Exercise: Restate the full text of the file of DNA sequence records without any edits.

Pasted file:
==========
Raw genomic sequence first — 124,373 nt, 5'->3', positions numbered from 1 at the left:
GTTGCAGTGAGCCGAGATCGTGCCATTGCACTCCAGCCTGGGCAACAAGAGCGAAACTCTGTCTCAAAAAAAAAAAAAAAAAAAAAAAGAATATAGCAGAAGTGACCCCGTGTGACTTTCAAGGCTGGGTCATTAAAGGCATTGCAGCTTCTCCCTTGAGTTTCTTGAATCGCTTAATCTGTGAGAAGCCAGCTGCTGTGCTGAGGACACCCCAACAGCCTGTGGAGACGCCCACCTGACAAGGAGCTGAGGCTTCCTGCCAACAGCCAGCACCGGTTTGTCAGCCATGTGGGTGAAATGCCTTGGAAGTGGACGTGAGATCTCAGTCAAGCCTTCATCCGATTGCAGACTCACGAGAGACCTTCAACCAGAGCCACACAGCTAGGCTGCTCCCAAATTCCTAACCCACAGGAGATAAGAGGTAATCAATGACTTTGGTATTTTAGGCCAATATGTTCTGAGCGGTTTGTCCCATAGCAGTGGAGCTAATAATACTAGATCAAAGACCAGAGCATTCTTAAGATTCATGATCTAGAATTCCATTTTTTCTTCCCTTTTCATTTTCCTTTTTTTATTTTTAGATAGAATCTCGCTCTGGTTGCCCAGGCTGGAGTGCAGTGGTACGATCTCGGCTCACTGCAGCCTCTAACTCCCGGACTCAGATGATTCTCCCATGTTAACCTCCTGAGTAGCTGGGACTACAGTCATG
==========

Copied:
Raw genomic sequence first — 124,373 nt, 5'->3', positions numbered from 1 at the left:
GTTGCAGTGAGCCGAGATCGTGCCATTGCACTCCAGCCTGGGCAACAAGAGCGAAACTCTGTCTCAAAAAAAAAAAAAAAAAAAAAAAGAATATAGCAGAAGTGACCCCGTGTGACTTTCAAGGCTGGGTCATTAAAGGCATTGCAGCTTCTCCCTTGAGTTTCTTGAATCGCTTAATCTGTGAGAAGCCAGCTGCTGTGCTGAGGACACCCCAACAGCCTGTGGAGACGCCCACCTGACAAGGAGCTGAGGCTTCCTGCCAACAGCCAGCACCGGTTTGTCAGCCATGTGGGTGAAATGCCTTGGAAGTGGACGTGAGATCTCAGTCAAGCCTTCATCCGATTGCAGACTCACGAGAGACCTTCAACCAGAGCCACACAGCTAGGCTGCTCCCAAATTCCTAACCCACAGGAGATAAGAGGTAATCAATGACTTTGGTATTTTAGGCCAATATGTTCTGAGCGGTTTGTCCCATAGCAGTGGAGCTAATAATACTAGATCAAAGACCAGAGCATTCTTAAGATTCATGATCTAGAATTCCATTTTTTCTTCCCTTTTCATTTTCCTTTTTTTATTTTTAGATAGAATCTCGCTCTGGTTGCCCAGGCTGGAGTGCAGTGGTACGATCTCGGCTCACTGCAGCCTCTAACTCCCGGACTCAGATGATTCTCCCATGTTAACCTCCTGAGTAGCTGGGACTACAGTCATG